It is pointed out on the cover of the book that the content is not for sensitive readers.

The fact is that no South African can afford not to read the book. The facts contained in the book is essential for any person who wants to deliver a constructive input in the debate on farm murders and farm attacks. It empowers the readers with knowledge of immeasurable value when being asked why farm murders are different to other murders and why the South African government is complicit to it.

The content is graphic, but we no longer have the luxury to be sensitive about the facts.

By James Kemp

Maroela Media

Book on farm murders “to shake awake”

The new book Kill the Boer is an important contribution to the debate on farm murders and attacks, writes a crime expert.

This was especially true in a time in which farm murders and attacks had become an uncomfortable, thorny and political topic of discussion, said former police officer Dr Johan Burger, consultant at the Institute for Security Studies (ISS) at the media launch of the book by Mr Ernst Roets, Deputy CEO of AfriForum.

“The book will hopefully contribute to the debate and will wake some of us up who are still completely ignorant as to the seriousness of the situation,” said Burger.

It was irrelevant to him whether or not one agreed with all the viewpoints and conclusions in the book. What was important, was that the book contributed to the debate.

Dr Theo de Jager, Chairperson of the World Farmers’ Organisation (WFO), said at the launch that Roets tackled the topic of farm murders in a comprehensive manner.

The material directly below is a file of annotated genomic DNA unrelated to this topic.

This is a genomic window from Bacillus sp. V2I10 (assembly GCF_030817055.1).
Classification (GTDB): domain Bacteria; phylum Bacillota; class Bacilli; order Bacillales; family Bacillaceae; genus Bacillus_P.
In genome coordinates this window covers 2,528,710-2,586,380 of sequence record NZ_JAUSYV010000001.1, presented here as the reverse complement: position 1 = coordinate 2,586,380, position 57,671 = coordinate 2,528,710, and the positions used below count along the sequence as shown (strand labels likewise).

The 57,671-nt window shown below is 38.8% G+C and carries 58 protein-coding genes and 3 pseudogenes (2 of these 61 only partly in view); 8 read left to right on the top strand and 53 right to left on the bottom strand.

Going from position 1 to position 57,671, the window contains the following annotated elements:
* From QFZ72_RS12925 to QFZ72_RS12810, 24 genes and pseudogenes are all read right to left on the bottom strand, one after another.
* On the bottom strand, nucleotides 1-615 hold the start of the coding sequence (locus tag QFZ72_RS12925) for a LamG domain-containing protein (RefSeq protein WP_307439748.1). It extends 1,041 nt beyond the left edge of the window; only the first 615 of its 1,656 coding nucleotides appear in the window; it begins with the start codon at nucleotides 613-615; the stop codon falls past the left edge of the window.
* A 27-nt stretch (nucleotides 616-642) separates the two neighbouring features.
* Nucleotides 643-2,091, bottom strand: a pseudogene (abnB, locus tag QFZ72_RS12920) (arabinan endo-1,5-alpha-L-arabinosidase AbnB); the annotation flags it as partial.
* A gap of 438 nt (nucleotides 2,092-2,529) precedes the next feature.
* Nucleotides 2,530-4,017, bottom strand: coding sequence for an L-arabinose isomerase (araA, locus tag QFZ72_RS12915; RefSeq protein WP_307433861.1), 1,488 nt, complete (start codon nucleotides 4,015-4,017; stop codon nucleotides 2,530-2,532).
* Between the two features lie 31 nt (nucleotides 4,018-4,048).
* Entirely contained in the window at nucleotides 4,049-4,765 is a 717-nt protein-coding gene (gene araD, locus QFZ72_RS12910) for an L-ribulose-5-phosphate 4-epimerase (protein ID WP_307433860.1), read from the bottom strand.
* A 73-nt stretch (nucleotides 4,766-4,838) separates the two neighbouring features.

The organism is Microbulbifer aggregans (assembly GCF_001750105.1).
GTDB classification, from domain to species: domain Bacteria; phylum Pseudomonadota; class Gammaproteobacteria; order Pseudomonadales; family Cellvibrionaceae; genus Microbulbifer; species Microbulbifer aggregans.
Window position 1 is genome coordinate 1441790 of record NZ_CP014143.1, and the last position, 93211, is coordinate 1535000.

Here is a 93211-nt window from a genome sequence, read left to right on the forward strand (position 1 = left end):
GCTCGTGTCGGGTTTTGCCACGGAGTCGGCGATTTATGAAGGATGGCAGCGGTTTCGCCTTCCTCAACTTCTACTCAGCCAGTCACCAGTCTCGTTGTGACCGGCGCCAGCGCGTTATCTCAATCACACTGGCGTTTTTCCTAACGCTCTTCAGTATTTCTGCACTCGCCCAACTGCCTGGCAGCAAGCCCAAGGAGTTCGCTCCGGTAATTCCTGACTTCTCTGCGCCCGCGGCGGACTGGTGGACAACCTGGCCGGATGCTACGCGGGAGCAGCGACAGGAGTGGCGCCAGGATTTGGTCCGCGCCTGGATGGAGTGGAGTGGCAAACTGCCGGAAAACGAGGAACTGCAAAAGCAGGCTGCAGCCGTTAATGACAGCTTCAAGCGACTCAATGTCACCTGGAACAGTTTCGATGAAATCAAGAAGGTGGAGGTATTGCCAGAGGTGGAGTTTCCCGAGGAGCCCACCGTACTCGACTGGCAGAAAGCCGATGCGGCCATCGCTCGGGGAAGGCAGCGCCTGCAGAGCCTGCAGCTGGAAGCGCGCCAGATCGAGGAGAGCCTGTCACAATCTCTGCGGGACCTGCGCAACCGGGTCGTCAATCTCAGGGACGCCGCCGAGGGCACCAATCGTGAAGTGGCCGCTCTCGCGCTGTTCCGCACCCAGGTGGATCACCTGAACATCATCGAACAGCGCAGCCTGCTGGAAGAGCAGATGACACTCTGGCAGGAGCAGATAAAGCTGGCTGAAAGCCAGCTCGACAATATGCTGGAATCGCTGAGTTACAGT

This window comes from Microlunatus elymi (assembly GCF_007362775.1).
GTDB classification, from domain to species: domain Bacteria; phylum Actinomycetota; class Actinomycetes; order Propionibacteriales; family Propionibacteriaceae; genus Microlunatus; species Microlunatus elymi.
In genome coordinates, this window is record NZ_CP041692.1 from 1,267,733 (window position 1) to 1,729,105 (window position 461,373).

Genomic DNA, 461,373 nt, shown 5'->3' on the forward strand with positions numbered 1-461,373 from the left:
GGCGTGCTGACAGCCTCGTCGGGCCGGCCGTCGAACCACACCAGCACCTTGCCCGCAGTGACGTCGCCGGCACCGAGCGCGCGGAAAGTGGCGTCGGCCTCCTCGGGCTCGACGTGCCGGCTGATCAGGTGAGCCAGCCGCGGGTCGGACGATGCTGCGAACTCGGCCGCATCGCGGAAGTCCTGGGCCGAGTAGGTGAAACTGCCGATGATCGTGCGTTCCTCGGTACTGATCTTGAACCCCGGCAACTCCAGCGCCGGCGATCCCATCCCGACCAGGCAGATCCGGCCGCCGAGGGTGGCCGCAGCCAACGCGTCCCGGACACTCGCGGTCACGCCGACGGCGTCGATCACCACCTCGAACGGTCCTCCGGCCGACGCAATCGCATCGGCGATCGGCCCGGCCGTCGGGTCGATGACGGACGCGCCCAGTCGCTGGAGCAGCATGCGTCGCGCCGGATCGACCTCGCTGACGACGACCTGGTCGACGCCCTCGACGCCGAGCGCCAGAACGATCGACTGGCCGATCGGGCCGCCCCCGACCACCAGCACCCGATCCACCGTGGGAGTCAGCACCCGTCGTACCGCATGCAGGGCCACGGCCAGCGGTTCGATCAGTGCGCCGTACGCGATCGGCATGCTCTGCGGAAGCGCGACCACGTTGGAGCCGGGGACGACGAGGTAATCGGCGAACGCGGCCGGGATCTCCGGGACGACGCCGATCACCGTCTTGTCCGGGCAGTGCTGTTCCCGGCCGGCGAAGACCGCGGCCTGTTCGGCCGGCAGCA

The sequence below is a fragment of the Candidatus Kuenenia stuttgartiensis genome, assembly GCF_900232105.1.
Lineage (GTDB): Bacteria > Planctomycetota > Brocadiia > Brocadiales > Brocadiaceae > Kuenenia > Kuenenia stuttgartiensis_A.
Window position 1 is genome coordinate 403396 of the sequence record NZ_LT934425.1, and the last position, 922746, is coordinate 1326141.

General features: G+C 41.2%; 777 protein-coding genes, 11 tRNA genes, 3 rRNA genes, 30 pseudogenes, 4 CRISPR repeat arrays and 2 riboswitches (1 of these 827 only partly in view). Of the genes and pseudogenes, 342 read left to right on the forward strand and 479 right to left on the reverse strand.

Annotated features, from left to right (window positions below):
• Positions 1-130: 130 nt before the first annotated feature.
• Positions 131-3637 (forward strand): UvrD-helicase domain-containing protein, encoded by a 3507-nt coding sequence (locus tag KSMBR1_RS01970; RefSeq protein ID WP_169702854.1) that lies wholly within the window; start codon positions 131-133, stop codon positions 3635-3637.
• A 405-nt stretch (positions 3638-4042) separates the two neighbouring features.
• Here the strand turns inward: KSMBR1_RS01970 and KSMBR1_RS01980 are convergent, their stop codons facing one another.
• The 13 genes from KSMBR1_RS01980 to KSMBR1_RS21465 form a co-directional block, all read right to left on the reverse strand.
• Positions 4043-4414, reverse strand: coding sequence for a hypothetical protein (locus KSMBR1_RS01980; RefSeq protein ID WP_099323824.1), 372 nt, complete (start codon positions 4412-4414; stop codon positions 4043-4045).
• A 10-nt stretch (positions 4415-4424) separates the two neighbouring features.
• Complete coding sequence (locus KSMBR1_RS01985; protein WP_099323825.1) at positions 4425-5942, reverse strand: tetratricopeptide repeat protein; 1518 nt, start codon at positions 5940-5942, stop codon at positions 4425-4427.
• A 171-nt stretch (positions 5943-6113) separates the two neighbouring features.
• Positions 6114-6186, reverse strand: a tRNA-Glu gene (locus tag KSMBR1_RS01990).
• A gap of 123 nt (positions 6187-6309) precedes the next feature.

“He writes about the facts and figures, as well as the fears, anger and worries that have become part of the DNA of the farming community,” De Jager said.

According to De Jager, the book would undoubtedly be contentious and would provoke criticism and surely more debate locally as well as internationally.

De Jager said that if you had visited the scene of such an attack, with the signs of torture, you would lose your appetite for theoretical debates on the relevance of statistics and figures.

According to him, no-one could deny that farm murders in South Africa were characterised by extraordinary cruelty and torture.

De Jager said that Roets succeeded in showing why farm murders justified special attention, measures and steps.


“It is no solution to take matters into your own hands. Neither farmers, nor the police or any other security force can end farm murders on their own. A partnership – in the truest sense of the word – between the public and private sector is necessary.”

He was a proud member of the close partnership between Agri Limpopo, TAU North, Afasa and the police in Limpopo, that had not only prevented a number of farm attacks, but had led to one of the highest success rates with arrests and prosecution of trespassers in recent years.

“It works,” he said.

De Jager hoped that criticism on Roets’s book would be delivered with verifiable facts and logic arguments, in the same manner that the book had been written.

Roets said that he gave reasons in the first part of the book why farm murders are unique, should not be regarded as common crimes and should be regarded as priority crimes.

In the second part he gave ten reasons why government was complicit in these attacks.

Kill the Boer is published by Kraal Publishers and available in book stores.

Carien Kruger